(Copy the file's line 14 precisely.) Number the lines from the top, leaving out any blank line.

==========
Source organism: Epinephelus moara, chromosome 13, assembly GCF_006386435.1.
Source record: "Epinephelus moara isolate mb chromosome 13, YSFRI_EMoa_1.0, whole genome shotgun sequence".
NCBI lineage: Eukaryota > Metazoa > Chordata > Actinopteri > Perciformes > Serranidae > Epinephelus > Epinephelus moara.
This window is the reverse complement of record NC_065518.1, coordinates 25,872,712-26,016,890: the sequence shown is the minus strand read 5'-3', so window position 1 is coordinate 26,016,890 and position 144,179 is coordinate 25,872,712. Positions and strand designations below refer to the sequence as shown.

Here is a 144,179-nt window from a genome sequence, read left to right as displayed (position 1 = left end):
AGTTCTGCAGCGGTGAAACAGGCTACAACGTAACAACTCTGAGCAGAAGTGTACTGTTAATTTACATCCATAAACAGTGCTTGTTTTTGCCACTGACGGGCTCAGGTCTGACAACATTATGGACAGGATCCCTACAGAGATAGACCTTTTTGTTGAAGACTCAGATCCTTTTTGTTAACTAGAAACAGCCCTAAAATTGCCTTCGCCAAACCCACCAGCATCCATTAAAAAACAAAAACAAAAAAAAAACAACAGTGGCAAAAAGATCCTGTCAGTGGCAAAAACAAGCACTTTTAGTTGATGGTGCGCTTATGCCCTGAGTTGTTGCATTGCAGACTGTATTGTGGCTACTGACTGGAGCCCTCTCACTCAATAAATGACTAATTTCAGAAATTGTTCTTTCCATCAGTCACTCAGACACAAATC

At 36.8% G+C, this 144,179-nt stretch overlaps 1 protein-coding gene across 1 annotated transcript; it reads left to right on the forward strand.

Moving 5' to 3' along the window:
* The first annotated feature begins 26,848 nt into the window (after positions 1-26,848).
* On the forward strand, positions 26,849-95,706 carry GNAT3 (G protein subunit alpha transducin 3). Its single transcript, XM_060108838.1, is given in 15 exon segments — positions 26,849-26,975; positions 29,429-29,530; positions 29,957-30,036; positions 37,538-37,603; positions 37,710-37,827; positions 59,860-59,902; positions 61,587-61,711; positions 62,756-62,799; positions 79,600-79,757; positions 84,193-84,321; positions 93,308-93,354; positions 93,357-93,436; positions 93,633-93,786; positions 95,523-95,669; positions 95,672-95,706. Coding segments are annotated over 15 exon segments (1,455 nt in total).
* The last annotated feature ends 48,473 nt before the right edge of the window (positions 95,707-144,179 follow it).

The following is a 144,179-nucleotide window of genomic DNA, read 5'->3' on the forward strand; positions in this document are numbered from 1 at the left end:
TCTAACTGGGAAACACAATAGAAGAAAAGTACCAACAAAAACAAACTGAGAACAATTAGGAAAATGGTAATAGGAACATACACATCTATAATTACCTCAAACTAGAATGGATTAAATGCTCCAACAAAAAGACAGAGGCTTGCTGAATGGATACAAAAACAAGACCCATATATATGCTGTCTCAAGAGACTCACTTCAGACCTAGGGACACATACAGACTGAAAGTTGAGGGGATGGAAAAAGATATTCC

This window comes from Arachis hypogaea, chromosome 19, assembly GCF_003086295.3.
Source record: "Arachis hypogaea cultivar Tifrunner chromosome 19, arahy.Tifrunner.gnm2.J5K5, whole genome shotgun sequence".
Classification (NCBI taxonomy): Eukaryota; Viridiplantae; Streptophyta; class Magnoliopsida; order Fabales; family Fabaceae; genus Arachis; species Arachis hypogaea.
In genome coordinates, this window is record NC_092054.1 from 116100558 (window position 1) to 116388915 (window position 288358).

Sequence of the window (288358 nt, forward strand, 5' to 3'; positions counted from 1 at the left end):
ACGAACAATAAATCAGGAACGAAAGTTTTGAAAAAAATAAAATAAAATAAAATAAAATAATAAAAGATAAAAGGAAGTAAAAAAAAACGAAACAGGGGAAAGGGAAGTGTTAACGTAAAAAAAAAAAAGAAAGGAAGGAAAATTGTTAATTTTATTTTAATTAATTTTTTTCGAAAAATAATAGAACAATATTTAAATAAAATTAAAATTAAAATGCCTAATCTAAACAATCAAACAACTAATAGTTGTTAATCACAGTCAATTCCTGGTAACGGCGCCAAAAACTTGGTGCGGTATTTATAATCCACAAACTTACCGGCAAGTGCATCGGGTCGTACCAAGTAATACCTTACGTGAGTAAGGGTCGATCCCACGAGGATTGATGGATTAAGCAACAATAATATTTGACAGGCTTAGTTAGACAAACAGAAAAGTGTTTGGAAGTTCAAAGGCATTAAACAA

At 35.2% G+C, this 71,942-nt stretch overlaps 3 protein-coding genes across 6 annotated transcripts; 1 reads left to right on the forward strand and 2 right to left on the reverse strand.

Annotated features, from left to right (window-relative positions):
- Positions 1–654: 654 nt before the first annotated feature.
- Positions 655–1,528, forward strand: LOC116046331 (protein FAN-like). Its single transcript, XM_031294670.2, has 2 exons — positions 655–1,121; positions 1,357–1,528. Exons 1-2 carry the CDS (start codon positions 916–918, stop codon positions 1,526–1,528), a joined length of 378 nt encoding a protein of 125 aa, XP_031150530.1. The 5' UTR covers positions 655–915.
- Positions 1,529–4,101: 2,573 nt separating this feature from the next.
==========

This window comes from Arachis hypogaea, chromosome 19, assembly GCF_003086295.3.